MONTREAL — It was a sunny Wednesday in March, and Neil Bruce was making his case for why SNC-Lavalin Group Inc. deserved a negotiated settlement over corruption charges tied to alleged dealings in Libya.
After spending six weeks in the eye of a political storm over the actions of top government officials who had pushed to head off a criminal prosecution in the case, the CEO of Canada’s most renowned engineering and construction firm went on a press offensive.
Flanked by a public relations team in a downtown Toronto boardroom, Bruce shared some internal data on the use of deferred prosecution agreements (DPA) by SNC-Lavalin’s rivals to illustrate the competitive disadvantage his firm faces.
“We’ve calculated that about 75 per cent of these U.S. and European competitors have done DPAs in their own host country and are free to work in Canada,” Bruce told The Canadian Press on March 20.
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When pressed for details on this claim — made to at least one other news outlet — SNC-Lavalin told The Canadian Press it does not have a comprehensive list of competitors who have entered into DPAs. The firm did not share how it arrived at the number.
The Canadian Press analyzed figures on corporate settlements from a pair of databases and found that only a handful of SNC-Lavalin Group Inc.’s rivals or their subsidiaries have received deferred prosecution agreements. In the U.S. and United Kingdom, just one of SNC-Lavalin’s 16 main competitors listed in its 2018 annual information form is named as a DPA recipient, according to the databases that go as far back as 1992.
Of 216 DPAs and non-prosecution agreements — which are similar, but more lenient — in the U.S. since 2014, only eight were granted to construction or design firms, and only three of those companies qualified as global players, according to figures in annual reports by law firm Gibson, Dunn & Crutcher.
The U.K. has granted only four DPAs since legislation was passed in 2013, records from Fieldfisher law firm show.
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“Most of the activity in DPAs is extremely recent,” said Jennifer Quaid, a criminal law professor at the University of Ottawa. “There isn’t necessarily a long tradition of holding companies criminally liable in many European jurisdictions.”
When asked about the discrepancy in the numbers, SNC-Lavalin stood by its figures.
“SNC-Lavalin did internal research on the topic and calculated that about 75 per cent of its rivals have concluded DPAs in their host countries,” spokesman Nicolas Ryan said in an email.
While none of SNC-Lavalin’s 16 competitors appear to have received DPAs in the U.S. or U.K. in the past five years, a few of their subsidiaries have, and several rivals accepted deals prior to 2014.
In 2012, Tokyo-based Marubeni Corp. agreed to pay US$54.6 million in a DPA linked to its participation in a decade-long scheme to bribe Nigerian government officials, according to the U.S. Department of Justice.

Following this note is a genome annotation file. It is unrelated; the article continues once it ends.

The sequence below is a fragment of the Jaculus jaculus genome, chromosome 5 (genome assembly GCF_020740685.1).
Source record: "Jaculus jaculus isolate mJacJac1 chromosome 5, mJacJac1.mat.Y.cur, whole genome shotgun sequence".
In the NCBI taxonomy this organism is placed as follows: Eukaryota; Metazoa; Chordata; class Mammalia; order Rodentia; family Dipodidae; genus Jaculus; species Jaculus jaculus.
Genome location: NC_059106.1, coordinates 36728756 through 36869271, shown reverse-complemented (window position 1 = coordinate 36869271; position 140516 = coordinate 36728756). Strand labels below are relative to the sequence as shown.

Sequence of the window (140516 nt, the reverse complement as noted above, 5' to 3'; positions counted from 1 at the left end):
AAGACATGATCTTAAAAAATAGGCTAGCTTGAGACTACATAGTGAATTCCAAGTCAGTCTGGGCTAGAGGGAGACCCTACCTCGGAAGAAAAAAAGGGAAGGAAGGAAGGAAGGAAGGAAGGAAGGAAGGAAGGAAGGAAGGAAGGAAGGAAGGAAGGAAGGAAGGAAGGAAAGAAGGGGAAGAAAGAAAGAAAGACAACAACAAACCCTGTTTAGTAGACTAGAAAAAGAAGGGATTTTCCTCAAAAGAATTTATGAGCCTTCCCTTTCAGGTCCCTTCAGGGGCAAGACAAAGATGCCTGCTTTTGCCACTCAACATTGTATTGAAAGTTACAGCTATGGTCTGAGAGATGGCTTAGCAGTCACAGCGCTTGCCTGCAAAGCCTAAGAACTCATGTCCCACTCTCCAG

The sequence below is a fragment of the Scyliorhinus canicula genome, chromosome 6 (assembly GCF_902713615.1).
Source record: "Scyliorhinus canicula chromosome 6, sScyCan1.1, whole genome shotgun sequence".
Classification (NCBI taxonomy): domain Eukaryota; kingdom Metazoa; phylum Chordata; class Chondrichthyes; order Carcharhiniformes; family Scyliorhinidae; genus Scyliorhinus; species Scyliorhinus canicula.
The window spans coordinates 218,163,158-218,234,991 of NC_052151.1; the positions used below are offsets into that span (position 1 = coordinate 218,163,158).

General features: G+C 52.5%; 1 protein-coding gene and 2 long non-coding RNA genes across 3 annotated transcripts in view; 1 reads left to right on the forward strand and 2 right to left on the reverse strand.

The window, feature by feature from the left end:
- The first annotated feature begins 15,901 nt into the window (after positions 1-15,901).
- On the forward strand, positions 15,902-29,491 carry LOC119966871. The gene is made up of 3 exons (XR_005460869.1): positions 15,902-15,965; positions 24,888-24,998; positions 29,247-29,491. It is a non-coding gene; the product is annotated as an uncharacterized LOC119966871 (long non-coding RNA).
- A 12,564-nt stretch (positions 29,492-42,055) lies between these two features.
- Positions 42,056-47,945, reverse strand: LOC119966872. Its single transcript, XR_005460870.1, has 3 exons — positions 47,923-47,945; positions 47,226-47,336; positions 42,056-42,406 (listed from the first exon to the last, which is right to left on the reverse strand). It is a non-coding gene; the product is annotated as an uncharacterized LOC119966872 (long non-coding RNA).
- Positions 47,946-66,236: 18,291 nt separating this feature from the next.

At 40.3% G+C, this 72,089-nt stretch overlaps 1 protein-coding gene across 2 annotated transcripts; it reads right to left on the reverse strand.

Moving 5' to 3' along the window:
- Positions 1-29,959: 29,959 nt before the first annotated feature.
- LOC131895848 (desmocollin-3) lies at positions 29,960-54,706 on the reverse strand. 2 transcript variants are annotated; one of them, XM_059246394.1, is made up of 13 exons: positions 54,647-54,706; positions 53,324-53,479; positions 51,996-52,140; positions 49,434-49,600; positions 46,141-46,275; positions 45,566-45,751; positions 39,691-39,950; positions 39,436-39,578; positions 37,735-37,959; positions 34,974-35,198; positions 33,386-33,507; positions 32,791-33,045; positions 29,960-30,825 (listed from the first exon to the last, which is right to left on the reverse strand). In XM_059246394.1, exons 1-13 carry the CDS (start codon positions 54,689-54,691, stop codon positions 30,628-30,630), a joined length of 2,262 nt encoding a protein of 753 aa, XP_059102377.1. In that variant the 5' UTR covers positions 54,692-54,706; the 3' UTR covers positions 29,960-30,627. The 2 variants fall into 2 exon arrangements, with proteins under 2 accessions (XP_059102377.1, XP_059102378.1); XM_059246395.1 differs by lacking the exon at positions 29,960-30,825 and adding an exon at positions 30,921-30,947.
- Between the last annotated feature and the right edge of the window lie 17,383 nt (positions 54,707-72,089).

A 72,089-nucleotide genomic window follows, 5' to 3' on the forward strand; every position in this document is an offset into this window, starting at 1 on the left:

Montreal-based engineering firm WSP Global Inc. bought Louis Berger in 2018 — three years after that company paid US$17.1 million to resolve charges it bribed officials in India, Indonesia, Vietnam and Kuwait.
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Tishman Construction Corp. — purchased by Aecom in 2010 — accepted in 2015 a US$20.2-million DPA tied to an overbilling scheme dating back to 1999. And SNC-Lavalin’s own WS Atkins, which it bought in 2017, acquired a subsidiary seven years earlier that reached a US$3.4-million DPA following allegations of bribing Qatari officials in 2009.
In 2008, British construction company Balfour Beatty admitted to “payment irregularities” and paid a 2.25-million-pound penalty following a bribery investigation by the U.K.’s Serious Fraud Office, avoiding charges in the process. Instead it got a plea bargain, which unlike a DPA involves a legal admission of guilt along with the bidding bans and steeper penalties that can come with it.
The goal of a DPA, also known as a remediation agreement, is to encourage voluntary disclosure of criminal misconduct that might otherwise fly under regulators’ radar. By entering into a DPA, a company avoids prosecution while taking responsibility for breaches such as fraud or bribery of foreign officials and agreeing to conditions like overhauling its board and senior management, adopting a compliance program and accepting third-party oversight.
DPAs also aim to slash costs and time for investigators in what can be lengthy, exhaustive criminal probes by cash-strapped government bureaus.
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“The big thing that corporations are worried about is stigma. They don’t like the stigma of being considered a corporate criminal, because that affects their sales and their public reputation,” said Russell Mokhiber, a corporate crime journalist and author.
The difference between who gets a negotiated settlement and who doesn’t often comes down to size, says Susan Hawley, policy director at London-based non-profit Corruption Watch.
“Large companies tend to get away with DPAs and the smaller companies get prosecuted criminally,” she said.
She points to Rolls-Royce PLC, with which U.K. prosecutors pursued an agreement “for corrupt conduct spanning three decades,” as the state’s Serious Fraud Office director put it in February. The settlement — which emerged only after Rolls-Royce had been “found out,” Hawley said, not after self-reporting — drew renewed scrutiny of the practice.
“Because the large corporations have the power, they have the power to demand and secure these agreements,” said Mokhiber. “You lose so many jobs in the economy, shareholders get hurt, innocent employees are punished, and so forth.”
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